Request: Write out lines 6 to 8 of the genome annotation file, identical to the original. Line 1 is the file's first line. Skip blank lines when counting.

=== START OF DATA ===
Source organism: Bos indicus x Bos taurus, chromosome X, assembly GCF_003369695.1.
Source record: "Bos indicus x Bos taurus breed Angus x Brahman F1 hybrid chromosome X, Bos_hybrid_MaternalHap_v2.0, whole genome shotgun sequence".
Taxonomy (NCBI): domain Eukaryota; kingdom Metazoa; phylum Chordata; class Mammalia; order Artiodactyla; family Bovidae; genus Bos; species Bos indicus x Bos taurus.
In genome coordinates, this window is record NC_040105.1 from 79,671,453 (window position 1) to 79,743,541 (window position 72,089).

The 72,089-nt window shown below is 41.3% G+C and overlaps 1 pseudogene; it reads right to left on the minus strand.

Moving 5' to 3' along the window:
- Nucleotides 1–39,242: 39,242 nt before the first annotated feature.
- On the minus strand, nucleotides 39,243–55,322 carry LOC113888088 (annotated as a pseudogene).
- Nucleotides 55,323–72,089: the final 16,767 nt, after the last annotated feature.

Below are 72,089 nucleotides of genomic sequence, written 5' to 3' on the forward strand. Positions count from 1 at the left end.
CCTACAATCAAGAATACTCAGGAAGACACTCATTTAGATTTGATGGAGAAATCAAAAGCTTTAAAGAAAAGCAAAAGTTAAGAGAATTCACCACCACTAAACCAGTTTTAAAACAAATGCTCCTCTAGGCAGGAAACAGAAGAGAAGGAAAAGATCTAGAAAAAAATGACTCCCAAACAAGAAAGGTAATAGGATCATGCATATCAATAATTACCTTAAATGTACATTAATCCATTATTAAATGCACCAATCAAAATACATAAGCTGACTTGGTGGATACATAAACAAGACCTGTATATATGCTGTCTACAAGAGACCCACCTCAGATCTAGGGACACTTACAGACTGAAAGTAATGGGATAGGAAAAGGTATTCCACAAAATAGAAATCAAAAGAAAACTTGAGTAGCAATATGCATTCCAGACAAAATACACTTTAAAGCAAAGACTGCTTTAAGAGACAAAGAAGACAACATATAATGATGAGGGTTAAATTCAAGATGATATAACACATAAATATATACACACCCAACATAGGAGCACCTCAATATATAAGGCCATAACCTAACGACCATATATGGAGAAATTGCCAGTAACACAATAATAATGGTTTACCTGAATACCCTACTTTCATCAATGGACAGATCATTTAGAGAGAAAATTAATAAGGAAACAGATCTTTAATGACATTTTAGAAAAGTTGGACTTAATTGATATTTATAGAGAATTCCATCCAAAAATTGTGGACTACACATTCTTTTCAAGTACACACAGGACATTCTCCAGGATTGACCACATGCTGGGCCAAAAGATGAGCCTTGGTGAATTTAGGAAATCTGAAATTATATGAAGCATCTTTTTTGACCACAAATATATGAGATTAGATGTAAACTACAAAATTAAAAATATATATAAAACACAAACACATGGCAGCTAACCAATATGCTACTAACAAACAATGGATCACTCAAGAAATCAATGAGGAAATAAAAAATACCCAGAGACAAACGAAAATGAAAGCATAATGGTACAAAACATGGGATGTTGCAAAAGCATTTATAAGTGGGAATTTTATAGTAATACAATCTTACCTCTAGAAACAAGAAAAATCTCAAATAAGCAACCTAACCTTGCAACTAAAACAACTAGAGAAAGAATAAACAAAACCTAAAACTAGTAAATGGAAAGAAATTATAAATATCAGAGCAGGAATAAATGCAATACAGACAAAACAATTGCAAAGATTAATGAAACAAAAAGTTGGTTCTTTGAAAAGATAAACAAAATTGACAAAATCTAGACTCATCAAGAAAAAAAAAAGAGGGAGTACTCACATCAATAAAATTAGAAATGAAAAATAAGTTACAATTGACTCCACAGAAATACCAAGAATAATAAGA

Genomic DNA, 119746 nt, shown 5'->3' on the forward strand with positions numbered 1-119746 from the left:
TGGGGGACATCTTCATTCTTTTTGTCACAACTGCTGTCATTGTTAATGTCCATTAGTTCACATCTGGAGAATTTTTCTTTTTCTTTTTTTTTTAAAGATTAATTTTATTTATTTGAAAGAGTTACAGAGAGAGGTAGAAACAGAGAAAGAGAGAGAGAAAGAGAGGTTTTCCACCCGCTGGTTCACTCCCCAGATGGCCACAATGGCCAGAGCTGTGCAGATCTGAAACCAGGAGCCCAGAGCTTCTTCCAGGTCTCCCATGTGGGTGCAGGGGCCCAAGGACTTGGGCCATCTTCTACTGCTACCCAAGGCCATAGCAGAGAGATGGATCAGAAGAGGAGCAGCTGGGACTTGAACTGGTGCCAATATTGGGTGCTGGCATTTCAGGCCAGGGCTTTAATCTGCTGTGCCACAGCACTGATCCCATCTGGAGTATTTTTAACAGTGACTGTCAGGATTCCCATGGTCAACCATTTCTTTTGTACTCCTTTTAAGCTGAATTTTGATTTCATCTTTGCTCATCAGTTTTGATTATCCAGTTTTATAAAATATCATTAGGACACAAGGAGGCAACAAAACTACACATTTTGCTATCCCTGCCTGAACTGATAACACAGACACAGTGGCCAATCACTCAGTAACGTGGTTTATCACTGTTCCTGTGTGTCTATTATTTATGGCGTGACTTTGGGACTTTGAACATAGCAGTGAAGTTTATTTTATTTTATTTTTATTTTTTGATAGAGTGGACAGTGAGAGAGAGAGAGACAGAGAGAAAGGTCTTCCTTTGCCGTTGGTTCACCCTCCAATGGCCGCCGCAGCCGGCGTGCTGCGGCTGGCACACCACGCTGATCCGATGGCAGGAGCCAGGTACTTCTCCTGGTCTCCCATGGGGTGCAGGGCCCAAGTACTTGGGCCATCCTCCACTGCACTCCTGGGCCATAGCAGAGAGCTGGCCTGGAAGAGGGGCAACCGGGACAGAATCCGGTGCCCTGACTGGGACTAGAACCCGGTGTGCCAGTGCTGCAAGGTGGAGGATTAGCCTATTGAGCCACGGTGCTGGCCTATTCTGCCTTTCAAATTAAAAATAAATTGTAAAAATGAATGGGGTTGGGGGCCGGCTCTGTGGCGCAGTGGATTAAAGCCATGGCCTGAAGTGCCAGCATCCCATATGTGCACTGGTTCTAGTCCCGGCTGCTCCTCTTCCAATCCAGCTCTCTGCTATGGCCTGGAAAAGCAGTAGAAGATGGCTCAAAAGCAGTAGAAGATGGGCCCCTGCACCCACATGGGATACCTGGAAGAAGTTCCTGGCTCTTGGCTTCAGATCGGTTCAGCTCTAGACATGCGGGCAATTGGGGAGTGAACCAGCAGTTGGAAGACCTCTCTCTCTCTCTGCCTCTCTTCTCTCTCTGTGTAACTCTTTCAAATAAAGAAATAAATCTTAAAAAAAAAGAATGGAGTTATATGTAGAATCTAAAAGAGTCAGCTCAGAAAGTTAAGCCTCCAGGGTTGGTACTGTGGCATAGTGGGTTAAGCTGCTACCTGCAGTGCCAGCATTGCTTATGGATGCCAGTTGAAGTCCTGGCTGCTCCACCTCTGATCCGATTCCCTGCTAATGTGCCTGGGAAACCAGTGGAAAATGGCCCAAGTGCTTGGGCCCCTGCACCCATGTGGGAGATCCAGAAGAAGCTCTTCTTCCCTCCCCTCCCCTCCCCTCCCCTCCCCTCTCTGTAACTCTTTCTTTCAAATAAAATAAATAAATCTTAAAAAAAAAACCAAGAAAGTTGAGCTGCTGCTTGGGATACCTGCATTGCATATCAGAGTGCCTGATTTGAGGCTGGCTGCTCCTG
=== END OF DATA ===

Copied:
Moving 5' to 3' along the window:
- Nucleotides 1–39,242: 39,242 nt before the first annotated feature.
- On the minus strand, nucleotides 39,243–55,322 carry LOC113888088 (annotated as a pseudogene).